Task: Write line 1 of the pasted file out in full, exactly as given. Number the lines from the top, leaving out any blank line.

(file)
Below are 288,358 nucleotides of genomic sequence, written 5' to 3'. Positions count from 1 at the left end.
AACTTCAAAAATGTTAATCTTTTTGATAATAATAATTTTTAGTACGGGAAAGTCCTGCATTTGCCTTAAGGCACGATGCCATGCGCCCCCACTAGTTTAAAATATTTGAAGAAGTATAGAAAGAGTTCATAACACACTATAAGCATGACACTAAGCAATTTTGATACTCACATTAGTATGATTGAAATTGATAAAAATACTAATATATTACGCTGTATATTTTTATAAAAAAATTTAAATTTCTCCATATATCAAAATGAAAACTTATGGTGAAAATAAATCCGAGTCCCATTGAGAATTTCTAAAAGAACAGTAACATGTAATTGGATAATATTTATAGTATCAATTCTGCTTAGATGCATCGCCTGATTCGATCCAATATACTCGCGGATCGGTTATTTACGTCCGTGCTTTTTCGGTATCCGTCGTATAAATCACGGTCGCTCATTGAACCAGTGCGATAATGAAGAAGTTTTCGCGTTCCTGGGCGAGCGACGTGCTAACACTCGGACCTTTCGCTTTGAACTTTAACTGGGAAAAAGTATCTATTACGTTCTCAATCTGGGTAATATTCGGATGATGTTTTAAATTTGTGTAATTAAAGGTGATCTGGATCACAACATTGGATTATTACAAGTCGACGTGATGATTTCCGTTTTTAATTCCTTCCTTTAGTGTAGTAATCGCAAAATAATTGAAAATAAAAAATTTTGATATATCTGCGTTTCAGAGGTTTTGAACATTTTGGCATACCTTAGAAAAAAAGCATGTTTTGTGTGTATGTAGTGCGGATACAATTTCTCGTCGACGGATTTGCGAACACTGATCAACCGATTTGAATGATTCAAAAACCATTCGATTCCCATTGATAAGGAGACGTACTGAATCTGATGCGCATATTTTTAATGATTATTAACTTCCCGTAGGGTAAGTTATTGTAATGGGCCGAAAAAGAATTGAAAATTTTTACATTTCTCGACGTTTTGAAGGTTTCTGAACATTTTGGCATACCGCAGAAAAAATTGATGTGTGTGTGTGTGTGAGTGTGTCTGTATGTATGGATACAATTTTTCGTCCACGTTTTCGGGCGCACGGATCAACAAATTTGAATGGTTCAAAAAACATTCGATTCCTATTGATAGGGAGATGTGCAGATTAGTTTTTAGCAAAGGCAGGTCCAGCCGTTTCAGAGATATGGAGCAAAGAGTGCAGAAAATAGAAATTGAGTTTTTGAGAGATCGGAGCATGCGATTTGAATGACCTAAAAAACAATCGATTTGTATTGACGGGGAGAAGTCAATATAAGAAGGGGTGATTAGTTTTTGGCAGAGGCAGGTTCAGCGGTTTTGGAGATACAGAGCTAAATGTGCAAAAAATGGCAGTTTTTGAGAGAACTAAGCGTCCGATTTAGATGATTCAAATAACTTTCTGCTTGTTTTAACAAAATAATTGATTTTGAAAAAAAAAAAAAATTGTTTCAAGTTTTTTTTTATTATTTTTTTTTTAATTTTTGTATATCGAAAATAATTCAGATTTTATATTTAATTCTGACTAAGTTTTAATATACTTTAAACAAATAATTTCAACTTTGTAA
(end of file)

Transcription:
Below are 288,358 nucleotides of genomic sequence, written 5' to 3'. Positions count from 1 at the left end.